One misconception commonly held by those applying for disability benefits from Social Security Administration is that the only important aspect that factors into the determination process are supportive medical records. While it is true that the main requirement for qualifying for disability benefits is determined by relevant medical records, past work experience also factors heavily into Social Security’s determination process. If a claimant is found to be able to return to a past job, he or she will be denied on the basis that the disability is not severe enough to keep the claimant from working.
Social Security first determines the claimant’s residual functional capacity in order to compare it to past relevant work. There are four different levels to classify residual functional capacity:
– Sedentary: the claimant is able to sit for six hours, stand or walk for two hours and lift a maximum of 10 pounds
– Light: the claimant is able to sit for six hours, stand or walk for six hours and lift a maximum of 20 pounds
– Medium: the claimant is able to sit for six hours, stand or walk for six hours and lift a maximum of 50 pounds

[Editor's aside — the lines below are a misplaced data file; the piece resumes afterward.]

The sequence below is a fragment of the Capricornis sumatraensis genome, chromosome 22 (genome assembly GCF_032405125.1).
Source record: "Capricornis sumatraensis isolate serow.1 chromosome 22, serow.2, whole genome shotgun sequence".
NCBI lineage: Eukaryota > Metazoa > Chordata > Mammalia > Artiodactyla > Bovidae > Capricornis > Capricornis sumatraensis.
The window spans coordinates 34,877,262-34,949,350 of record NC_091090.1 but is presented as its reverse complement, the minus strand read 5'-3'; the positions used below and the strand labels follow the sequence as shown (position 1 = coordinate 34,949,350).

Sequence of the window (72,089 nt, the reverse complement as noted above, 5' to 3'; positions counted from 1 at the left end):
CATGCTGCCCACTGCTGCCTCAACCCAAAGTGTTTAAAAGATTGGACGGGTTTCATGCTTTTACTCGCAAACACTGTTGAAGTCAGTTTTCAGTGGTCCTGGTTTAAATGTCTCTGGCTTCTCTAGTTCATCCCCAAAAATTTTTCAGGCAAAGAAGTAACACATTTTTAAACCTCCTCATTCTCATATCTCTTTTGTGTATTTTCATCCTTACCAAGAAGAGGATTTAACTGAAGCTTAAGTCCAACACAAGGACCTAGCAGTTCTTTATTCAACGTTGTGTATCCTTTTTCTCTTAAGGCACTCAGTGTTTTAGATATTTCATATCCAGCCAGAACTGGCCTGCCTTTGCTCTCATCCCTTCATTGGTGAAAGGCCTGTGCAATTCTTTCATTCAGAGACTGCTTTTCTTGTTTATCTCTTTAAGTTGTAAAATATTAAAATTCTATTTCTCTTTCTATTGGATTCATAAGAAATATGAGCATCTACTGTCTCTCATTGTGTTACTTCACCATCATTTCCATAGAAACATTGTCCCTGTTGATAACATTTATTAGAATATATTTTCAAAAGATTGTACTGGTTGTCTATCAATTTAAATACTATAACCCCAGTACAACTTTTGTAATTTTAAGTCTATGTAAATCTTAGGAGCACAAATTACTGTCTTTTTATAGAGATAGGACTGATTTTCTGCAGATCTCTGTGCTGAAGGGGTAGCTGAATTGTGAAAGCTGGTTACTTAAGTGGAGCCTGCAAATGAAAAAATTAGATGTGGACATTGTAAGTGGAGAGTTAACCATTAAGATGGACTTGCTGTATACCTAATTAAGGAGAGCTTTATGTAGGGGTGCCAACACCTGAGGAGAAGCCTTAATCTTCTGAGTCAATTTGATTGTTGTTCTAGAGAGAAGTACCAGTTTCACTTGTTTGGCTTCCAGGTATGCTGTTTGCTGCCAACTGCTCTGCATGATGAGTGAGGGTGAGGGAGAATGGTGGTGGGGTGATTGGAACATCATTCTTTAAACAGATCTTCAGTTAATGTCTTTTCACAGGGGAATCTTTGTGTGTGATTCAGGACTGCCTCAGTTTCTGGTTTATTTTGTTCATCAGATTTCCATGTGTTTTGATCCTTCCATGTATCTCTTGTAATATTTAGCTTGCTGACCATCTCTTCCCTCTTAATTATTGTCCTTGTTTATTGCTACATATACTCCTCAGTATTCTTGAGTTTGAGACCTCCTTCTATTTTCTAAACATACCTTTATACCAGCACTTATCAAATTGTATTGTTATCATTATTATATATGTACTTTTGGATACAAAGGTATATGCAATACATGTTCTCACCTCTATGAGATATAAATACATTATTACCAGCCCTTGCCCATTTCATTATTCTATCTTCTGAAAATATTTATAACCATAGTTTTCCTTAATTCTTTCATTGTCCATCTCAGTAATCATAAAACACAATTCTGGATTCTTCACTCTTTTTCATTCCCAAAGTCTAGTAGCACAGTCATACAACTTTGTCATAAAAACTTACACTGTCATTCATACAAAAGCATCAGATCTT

– Heavy: the claimant is able to sit for six hours, stand or walk for six hours and lift a maximum of 100 pounds
If the residual functional capacity of the claimant prevents the return to previous work, the examiner will also look at the claimant’s skill level of previous work, education and age to determine if the claimant can return to work. Skill level is separated into three levels: unskilled, semi-skilled and skilled work. Education levels range between illiterate and high school graduate or more. If a claimant has below a high school education, Social Security will consider the fact that the education level of the claimant does not have direct entry into skilled work. For those with an education level of a high school graduate or above, Social Security will take into consideration that the claimant’s education level provides direct entry into skilled labor.
Similarly, age is taken into account when Social Security examines the claim. Claimants 49 and younger are classified as “ Younger Individuals,” and will find that Social Security has stricter rules when determining their disability. When a claimant reaches 50, the rules to determine their disability and ability to return to work are relaxed. Similarly restrictions are loosened again at 55 and 60. While supportive medical records play the most important role in Social Security’s determination process, past relevant work, education and age also weigh heavily in the determination process.